Project management tips in the finance sector


The financial sector is complex, fast-moving, and the stakes are high. For anyone operating in this world, a good project manager is vital. When overseeing operations that could potentially involve billions of pounds worth of stocks and shares, business equity or other assets, a team leader has to have a clear, cool head and the necessary skills to keep things moving steadily forward on an even keel. If the unexpected happens, as it easily can, you need to be able to adapt to the new circumstances and to think on your feet. Ultimately, you have to be aware that the project is your responsibility, and to be able to not only cope with that pressure but also thrive on it, knowing that the buck stops with you.

Good management qualities

Many typical project management skills are readily transferable to the financial and investment sector. You will need to be an excellent communicator, with the ability to be clear, direct and open. You need to not only be able to communicate effectively with your team but also be able to liaise effectively with clients and your superiors. You will need to be able to negotiate and be diplomatic, and at times be strongly persuasive.

Enthusiasm is another vital factor. A can-do attitude of optimism and confidence will inspire your team to do the best they can. Being seen as trustworthy is perhaps the most important quality in the investment and finances market, and as a project manager, you should set an example to your team and project a calm, resolute image to the outside world.


A financial project manager needs to be able to take the long view while also paying attention to the smallest detail. You’ll need to be an efficient organiser, capable of analytical thinking, juggling several problems at once without getting flustered and meticulous at project management planning. Foresight when it comes to the markets and their moods is essential, but so is being able to ride out the consequences of your inevitable occasional misjudgements.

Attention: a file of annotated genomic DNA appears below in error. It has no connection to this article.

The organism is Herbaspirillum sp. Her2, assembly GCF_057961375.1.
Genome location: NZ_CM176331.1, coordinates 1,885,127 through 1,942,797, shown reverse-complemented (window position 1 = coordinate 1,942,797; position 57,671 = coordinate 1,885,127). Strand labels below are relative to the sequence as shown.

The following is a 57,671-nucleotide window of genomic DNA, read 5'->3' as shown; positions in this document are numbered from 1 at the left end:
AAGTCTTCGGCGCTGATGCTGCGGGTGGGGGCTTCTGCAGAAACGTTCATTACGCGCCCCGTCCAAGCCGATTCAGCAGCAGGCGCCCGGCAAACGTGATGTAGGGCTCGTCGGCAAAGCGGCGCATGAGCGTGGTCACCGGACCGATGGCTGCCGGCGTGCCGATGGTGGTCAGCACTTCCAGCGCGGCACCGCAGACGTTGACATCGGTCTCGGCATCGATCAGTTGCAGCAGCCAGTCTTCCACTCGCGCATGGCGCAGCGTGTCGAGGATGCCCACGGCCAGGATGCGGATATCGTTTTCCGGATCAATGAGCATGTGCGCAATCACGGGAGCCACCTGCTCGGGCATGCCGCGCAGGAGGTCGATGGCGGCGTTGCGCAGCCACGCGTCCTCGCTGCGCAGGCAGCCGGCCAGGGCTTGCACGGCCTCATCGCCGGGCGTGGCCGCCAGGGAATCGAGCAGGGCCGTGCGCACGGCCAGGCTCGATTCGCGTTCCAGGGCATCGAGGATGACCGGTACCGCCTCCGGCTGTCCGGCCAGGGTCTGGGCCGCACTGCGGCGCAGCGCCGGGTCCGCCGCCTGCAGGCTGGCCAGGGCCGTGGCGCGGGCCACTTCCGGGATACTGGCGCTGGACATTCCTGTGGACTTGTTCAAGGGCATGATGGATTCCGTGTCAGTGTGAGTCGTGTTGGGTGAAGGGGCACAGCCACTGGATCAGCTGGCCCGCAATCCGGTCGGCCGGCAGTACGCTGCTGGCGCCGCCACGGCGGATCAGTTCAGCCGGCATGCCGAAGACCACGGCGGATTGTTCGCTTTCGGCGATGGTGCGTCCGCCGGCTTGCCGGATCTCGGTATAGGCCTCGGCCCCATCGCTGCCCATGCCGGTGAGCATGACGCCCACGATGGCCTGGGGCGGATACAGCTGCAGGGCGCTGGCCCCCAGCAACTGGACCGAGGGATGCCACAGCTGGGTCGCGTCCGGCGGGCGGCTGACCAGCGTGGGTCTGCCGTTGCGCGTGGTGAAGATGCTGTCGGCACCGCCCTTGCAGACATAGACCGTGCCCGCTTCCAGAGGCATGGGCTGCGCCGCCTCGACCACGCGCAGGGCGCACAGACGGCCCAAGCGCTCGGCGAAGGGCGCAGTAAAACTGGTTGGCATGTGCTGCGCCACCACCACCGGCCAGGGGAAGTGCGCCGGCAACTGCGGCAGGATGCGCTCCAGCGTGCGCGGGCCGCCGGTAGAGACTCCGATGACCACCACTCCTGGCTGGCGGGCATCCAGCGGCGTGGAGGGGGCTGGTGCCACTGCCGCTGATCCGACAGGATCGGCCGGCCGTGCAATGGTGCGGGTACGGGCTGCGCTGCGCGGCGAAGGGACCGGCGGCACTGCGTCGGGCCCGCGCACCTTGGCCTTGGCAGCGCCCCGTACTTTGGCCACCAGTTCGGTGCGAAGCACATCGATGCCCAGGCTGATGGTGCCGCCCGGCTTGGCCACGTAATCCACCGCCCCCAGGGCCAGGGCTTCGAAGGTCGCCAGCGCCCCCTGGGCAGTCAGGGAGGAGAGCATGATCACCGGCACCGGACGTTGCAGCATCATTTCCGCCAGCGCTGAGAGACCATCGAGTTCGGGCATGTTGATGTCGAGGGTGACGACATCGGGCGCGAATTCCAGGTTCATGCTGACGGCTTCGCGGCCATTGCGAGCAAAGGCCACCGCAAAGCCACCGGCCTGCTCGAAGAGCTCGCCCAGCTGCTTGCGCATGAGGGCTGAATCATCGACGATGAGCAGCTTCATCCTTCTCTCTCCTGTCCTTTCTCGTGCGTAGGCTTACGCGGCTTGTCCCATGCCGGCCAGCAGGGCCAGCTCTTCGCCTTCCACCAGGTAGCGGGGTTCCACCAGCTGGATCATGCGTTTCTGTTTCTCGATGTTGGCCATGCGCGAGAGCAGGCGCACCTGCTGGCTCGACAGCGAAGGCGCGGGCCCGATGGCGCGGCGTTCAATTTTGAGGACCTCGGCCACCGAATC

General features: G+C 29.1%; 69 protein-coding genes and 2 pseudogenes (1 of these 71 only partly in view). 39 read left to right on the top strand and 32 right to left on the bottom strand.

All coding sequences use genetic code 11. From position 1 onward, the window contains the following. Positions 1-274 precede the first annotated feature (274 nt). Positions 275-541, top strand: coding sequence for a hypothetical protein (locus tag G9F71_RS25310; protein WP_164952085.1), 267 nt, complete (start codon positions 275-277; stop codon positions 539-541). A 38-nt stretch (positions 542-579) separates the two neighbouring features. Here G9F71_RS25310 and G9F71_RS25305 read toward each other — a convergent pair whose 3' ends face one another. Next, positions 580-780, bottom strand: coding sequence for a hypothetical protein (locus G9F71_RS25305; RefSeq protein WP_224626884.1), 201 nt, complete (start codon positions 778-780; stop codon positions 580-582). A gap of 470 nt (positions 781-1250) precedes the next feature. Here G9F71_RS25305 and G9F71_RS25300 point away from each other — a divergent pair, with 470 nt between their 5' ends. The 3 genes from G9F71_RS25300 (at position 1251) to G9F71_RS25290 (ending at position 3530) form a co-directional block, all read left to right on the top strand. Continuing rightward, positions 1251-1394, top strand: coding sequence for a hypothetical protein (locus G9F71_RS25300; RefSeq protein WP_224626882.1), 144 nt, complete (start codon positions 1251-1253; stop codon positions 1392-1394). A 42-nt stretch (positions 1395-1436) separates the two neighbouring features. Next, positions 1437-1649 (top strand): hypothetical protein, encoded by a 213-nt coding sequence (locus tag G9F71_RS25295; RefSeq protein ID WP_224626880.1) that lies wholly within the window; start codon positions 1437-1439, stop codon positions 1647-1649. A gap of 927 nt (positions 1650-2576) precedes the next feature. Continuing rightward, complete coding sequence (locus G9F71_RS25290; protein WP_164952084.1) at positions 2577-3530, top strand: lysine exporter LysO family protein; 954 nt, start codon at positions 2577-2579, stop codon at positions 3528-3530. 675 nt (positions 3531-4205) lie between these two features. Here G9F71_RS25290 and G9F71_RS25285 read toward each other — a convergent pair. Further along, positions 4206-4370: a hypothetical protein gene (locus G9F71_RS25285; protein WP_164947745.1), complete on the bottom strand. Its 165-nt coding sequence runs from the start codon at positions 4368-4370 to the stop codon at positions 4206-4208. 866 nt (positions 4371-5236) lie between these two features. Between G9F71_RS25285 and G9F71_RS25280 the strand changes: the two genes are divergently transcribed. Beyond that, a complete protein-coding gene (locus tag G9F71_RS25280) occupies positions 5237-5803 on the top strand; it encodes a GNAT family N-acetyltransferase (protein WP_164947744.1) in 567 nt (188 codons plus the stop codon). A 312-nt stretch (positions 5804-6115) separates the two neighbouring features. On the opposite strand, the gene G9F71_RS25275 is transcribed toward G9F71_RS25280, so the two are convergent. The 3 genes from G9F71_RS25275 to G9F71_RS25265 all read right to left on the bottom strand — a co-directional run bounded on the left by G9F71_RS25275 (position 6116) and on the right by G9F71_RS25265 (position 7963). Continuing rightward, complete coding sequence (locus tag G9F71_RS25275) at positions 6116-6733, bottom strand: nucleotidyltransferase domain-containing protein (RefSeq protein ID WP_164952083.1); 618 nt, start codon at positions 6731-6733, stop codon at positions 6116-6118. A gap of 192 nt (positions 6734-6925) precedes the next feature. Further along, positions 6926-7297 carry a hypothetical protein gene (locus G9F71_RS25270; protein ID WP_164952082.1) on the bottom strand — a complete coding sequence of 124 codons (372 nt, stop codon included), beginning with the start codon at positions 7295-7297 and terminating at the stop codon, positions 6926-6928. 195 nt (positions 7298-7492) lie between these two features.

Building a portfolio

 Along with his brother Taha, Najib Mikati started out in property and construction in the 1980s. Foresight saw them establish their flagship telecommunications company Investcom, and by the time they floated it on the stock exchange in 2005, it had a market capitalisation of $3.3bn, making it one of the largest companies in the Middle East. In 2007, the brothers formed M1 Group, a diversified investment holdings group comprised of eight companies covering real estate, commercial aircraft, travel, energy, fashion and consumer goods. Here is Najib Mikati interviewed when he applied his project management skills to the task of being Lebanese Prime Minister from 2011 to 2013. Correctly managing different investment portfolios was absolutely crucial to Mikati’s business success, which has made him one of the world’s richest men.

A project manager in the finance and investment sector is more than just an administrator. You need to be a visionary who can inspire others to share your vision, and you need to be able to think on several levels at once, analysing the big picture while being aware of all the small details. A financial project manager must stay on top of the game at all times.



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